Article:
PHILADELPHIA — Shortly after his Philadelphia 76ers escaped with a 133-122 overtime victory over the Los Angeles Lakers, Sixers coach Doc Rivers eased into a chair into the press conference room and, before he could answer a question, summed up how his night played out.
“I thought we would start this about 15 minutes ago,” Rivers said with a smile.
So did virtually everyone inside Wells Fargo Center here Friday night when Joel Embiid split a pair of free throws to make it 119-110 with 34.8 seconds to go in regulation.
From there, however, a comedy of errors allowed the Lakers to not only get back into the game — but even have a chance to win it in regulation.
The Sixers committed three turnovers in the span of 21.6 seconds, as well as split a pair of free throws, to give their opponents life they never should’ve had.
“Just trying to figure out what the hell was going on, honestly,” said Embiid, who had 38 points and 12 rebounds in 46 minutes, when asked what was going through his mind during Philadelphia’s fourth quarter collapse. “It should have never been in that position. But I’m glad we got another opportunity at it, and we went to overtime and closed it out.”
While Philadelphia was doing its part to give Los Angeles a chance, the Lakers did plenty to help their own cause, getting a layup from Patrick Beverley, a pair of free throws from Anthony Davis and a 3-pointer from Austin Reaves to pull to within 120-117 with 10.5 seconds to go.
At that point, Reaves was fouled by Matisse Thybulle on a 3-pointer with 9.2 seconds to go, sending the second-year forward to the free throw line with a chance to tie the game. But after Reaves made the first two free throws, he missed the third. In the ensuing rugby scrum for the ball, it wound up being last touched by LeBron James — giving Philadelphia the ball back with 5.5 seconds to go and a chance to, finally, get the ball inbounds successfully.
Instead, Tobias Harris lofted a pass up in the air toward Embiid after he had nowhere to go with the ball — only for it to hit Embiid in the face and bounce away.
The ball wound up in Davis’ hands, who then executed a give-and-go with Russell Westbrook before Harris fouled him with 3.7 seconds to go.
But with a chance to put the Lakers up 1 — and on the verge of securing a truly improbable win, given Philadelphia had no timeouts left — Davis missed the second free throw, allowing the 76ers new life and sending the game to overtime instead.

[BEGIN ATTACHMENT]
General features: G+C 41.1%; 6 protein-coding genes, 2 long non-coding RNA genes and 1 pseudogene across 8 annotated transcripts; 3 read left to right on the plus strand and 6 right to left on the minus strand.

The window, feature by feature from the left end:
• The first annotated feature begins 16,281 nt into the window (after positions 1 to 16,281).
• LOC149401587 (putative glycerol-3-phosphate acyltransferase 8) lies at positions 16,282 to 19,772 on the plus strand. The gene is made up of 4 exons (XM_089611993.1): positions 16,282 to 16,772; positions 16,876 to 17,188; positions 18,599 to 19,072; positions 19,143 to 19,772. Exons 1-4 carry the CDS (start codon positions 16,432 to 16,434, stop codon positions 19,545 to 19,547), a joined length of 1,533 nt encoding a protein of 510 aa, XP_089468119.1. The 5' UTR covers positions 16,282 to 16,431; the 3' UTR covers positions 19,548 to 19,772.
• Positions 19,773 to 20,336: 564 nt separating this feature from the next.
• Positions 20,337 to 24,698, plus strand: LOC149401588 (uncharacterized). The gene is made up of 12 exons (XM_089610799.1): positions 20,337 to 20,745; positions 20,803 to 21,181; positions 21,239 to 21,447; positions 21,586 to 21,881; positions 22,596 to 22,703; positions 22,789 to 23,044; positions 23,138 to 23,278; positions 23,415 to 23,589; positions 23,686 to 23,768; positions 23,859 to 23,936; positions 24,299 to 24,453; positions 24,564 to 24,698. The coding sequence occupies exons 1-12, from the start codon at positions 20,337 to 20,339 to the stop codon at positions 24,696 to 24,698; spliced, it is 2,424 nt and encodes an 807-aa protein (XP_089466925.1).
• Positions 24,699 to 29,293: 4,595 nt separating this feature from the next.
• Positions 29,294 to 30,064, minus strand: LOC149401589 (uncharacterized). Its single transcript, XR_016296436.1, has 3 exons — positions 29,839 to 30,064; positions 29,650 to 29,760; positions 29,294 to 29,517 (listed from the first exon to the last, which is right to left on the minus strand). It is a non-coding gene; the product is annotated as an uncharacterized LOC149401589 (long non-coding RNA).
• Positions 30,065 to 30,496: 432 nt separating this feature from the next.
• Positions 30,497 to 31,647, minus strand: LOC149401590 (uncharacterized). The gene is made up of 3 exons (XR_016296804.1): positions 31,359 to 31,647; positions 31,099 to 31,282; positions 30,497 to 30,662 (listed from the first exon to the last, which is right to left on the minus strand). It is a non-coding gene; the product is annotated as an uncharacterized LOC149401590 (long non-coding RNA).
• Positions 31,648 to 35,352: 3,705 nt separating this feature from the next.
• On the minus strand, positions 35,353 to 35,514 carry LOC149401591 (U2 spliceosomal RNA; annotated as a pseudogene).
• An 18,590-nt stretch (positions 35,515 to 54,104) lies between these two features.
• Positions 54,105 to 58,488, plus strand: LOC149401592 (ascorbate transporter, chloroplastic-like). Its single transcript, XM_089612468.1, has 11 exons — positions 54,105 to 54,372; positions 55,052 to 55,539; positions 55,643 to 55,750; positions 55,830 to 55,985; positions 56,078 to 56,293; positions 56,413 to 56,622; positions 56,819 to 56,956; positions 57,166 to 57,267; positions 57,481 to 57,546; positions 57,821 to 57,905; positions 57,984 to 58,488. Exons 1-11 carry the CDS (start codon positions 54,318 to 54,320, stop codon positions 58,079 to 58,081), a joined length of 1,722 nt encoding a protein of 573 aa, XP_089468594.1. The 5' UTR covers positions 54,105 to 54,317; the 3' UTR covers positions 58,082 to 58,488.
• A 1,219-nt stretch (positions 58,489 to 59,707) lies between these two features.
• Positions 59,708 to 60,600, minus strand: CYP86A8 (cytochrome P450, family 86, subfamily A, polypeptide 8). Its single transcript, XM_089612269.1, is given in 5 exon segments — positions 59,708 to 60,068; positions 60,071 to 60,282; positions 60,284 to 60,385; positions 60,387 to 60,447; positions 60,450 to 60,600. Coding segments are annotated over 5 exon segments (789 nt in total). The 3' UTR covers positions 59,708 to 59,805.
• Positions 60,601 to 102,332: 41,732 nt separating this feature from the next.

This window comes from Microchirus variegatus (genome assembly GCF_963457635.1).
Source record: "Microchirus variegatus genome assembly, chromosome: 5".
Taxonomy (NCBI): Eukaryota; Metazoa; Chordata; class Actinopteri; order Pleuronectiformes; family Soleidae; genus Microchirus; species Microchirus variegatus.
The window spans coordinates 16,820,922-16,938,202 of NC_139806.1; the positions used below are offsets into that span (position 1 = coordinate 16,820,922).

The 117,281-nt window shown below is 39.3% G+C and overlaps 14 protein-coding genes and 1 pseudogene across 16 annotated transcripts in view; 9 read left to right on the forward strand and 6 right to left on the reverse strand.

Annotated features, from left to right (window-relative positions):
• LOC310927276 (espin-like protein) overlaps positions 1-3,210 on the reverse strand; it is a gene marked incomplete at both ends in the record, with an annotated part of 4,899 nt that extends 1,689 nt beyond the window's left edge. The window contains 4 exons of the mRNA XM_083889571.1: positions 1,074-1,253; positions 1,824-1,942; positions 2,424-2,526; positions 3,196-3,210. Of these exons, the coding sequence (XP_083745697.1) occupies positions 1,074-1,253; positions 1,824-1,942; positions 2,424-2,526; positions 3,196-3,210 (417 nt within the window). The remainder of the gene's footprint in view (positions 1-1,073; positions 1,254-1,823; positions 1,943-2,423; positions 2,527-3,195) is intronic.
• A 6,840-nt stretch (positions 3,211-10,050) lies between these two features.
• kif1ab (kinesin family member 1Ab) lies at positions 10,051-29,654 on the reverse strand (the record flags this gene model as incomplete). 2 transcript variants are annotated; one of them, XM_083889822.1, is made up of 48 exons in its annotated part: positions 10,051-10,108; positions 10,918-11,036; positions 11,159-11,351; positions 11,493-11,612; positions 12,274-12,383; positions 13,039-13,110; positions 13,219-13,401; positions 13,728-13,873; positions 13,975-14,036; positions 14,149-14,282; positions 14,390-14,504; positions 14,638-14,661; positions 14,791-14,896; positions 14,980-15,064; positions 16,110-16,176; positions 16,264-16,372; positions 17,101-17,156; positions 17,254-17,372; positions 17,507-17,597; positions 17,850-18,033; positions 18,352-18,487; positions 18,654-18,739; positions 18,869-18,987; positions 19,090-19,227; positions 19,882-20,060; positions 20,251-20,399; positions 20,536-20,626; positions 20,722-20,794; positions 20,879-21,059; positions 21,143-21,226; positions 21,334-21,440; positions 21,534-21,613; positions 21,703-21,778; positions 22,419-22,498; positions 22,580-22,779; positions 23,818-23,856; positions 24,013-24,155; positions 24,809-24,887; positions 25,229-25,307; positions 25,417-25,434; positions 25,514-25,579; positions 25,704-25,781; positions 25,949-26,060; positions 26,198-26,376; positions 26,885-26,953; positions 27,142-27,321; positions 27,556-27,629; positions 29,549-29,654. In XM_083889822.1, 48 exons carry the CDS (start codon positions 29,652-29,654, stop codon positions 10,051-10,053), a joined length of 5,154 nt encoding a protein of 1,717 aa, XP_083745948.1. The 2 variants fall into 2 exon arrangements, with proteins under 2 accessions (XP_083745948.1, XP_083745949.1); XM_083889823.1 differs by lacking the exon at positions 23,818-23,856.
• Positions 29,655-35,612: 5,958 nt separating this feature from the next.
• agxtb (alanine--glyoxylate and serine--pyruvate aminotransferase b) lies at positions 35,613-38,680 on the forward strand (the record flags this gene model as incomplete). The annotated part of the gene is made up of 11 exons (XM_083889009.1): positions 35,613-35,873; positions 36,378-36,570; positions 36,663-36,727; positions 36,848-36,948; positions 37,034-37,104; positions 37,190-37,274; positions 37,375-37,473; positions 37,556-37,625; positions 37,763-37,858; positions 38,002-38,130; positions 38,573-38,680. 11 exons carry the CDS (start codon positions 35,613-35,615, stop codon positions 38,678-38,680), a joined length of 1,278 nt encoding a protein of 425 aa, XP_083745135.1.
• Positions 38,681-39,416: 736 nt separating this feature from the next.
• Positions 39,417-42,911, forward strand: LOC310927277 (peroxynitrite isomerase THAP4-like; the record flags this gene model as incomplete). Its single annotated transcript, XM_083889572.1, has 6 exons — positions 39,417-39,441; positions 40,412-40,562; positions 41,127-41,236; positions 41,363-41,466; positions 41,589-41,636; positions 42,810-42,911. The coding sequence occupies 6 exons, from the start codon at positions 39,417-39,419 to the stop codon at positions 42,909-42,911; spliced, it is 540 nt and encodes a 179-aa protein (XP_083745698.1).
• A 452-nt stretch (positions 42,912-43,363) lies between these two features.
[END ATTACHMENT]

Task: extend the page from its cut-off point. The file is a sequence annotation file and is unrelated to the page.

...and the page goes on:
“It hurts for sure,” said Davis, who finished with 31 points — 25 of which came after halftime — 12 rebounds, two assists and two blocks in 36 minutes.. “Especially when you make the first one.
“I put a lot of pressure on myself to make free throws, especially in that type of situation. I’m still kind of shocked that I missed it.”
For as dramatic as the end-of-game sequence was, the overtime period wound up being rather anticlimactic. Rather than continuing their descent into madness in the extra session, Philadelphia immediately got its bearings, outscoring Los Angeles 13-2 in the extra session, as Westbrook missed more shots by himself (going 0-for-5) than the 76ers took as a team in the overtime period (going 3-for-4, plus a perfect 7-for-7 from the free throw line).
“Honestly, probably just the disappointment for blowing that [lead] and allowing it to get that close,” Harris said, when asked how he and his teammates got back on track.
“We knew we needed to do anything possible to come out of here with a victory.”
The bizarre collapse in the final moments overshadowed what was the game of the career of guard De’Anthony Melton, who finished with 33 points on 11-for-16 shooting overall, including 8-for-12 shooting, to go along with seven steals.
“Honestly, my teammates was just finding me,” Melton said. “Some of those passes, the way they got through, I mean, I’m pretty sure they didn’t think they were going to get through. But they kept getting through, they kept finding me, and they kept leaving me open so I kept shooting it, and shooting it with confidence.”
Even though the 76ers managed to, after a disastrous performance in the closing moments of Monday’s loss in Houston to the lowly Rockets, coupled with their foibles late in this one, Rivers said that those issues are going to be sorted out moving forward.
“All our guards, we all have to come to the ball,” Rivers said. “We have to get open. We have to play through fouls at the end of the game … it can’t happen. We’ll fix that.”
ESPN’s Dave McMenamin contributed to this report.